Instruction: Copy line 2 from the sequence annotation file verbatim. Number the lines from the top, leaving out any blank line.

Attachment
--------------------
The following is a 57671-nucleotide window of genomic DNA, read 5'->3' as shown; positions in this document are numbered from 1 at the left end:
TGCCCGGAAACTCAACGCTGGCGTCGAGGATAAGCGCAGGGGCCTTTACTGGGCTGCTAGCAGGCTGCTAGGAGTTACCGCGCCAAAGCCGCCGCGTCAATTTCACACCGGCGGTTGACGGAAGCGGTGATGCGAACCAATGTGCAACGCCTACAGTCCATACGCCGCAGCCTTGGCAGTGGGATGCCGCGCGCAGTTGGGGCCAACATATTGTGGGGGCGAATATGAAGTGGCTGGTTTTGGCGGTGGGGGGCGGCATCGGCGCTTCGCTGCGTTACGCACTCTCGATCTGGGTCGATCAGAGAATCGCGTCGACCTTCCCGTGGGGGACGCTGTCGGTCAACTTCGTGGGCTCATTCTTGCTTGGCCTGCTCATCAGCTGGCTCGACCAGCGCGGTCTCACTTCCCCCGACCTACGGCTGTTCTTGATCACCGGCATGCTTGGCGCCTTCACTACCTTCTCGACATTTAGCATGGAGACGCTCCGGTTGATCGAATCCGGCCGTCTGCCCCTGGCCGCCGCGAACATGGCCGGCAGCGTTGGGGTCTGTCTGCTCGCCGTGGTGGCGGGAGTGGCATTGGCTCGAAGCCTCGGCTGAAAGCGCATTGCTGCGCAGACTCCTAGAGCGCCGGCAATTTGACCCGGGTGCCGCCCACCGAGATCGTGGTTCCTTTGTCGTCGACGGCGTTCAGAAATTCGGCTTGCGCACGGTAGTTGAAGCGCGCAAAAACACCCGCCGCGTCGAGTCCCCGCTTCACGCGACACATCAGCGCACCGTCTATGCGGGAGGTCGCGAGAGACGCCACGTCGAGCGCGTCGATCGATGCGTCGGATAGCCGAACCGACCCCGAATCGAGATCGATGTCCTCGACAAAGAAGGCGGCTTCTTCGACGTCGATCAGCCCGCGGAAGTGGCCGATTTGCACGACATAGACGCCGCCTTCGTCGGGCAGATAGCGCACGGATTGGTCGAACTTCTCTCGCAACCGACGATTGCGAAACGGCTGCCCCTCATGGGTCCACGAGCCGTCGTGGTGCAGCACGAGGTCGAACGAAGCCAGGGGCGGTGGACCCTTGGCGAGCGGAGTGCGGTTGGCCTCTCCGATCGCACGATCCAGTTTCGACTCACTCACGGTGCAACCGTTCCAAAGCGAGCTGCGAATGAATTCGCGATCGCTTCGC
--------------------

TGCCCGGAAACTCAACGCTGGCGTCGAGGATAAGCGCAGGGGCCTTTACTGGGCTGCTAGCAGGCTGCTAGGAGTTACCGCGCCAAAGCCGCCGCGTCAATTTCACACCGGCGGTTGACGGAAGCGGTGATGCGAACCAATGTGCAACGCCTACAGTCCATACGCCGCAGCCTTGGCAGTGGGATGCCGCGCGCAGTTGGGGCCAACATATTGTGGGGGCGAATATGAAGTGGCTGGTTTTGGCGGTGGGGGGCGGCATCGGCGCTTCGCTGCGTTACGCACTCTCGATCTGGGTCGATCAGAGAATCGCGTCGACCTTCCCGTGGGGGACGCTGTCGGTCAACTTCGTGGGCTCATTCTTGCTTGGCCTGCTCATCAGCTGGCTCGACCAGCGCGGTCTCACTTCCCCCGACCTACGGCTGTTCTTGATCACCGGCATGCTTGGCGCCTTCACTACCTTCTCGACATTTAGCATGGAGACGCTCCGGTTGATCGAATCCGGCCGTCTGCCCCTGGCCGCCGCGAACATGGCCGGCAGCGTTGGGGTCTGTCTGCTCGCCGTGGTGGCGGGAGTGGCATTGGCTCGAAGCCTCGGCTGAAAGCGCATTGCTGCGCAGACTCCTAGAGCGCCGGCAATTTGACCCGGGTGCCGCCCACCGAGATCGTGGTTCCTTTGTCGTCGACGGCGTTCAGAAATTCGGCTTGCGCACGGTAGTTGAAGCGCGCAAAAACACCCGCCGCGTCGAGTCCCCGCTTCACGCGACACATCAGCGCACCGTCTATGCGGGAGGTCGCGAGAGACGCCACGTCGAGCGCGTCGATCGATGCGTCGGATAGCCGAACCGACCCCGAATCGAGATCGATGTCCTCGACAAAGAAGGCGGCTTCTTCGACGTCGATCAGCCCGCGGAAGTGGCCGATTTGCACGACATAGACGCCGCCTTCGTCGGGCAGATAGCGCACGGATTGGTCGAACTTCTCTCGCAACCGACGATTGCGAAACGGCTGCCCCTCATGGGTCCACGAGCCGTCGTGGTGCAGCACGAGGTCGAACGAAGCCAGGGGCGGTGGACCCTTGGCGAGCGGAGTGCGGTTGGCCTCTCCGATCGCACGATCCAGTTTCGACTCACTCACGGTGCAACCGTTCCAAAGCGAGCTGCGAATGAATTCGCGATCGCTTCGC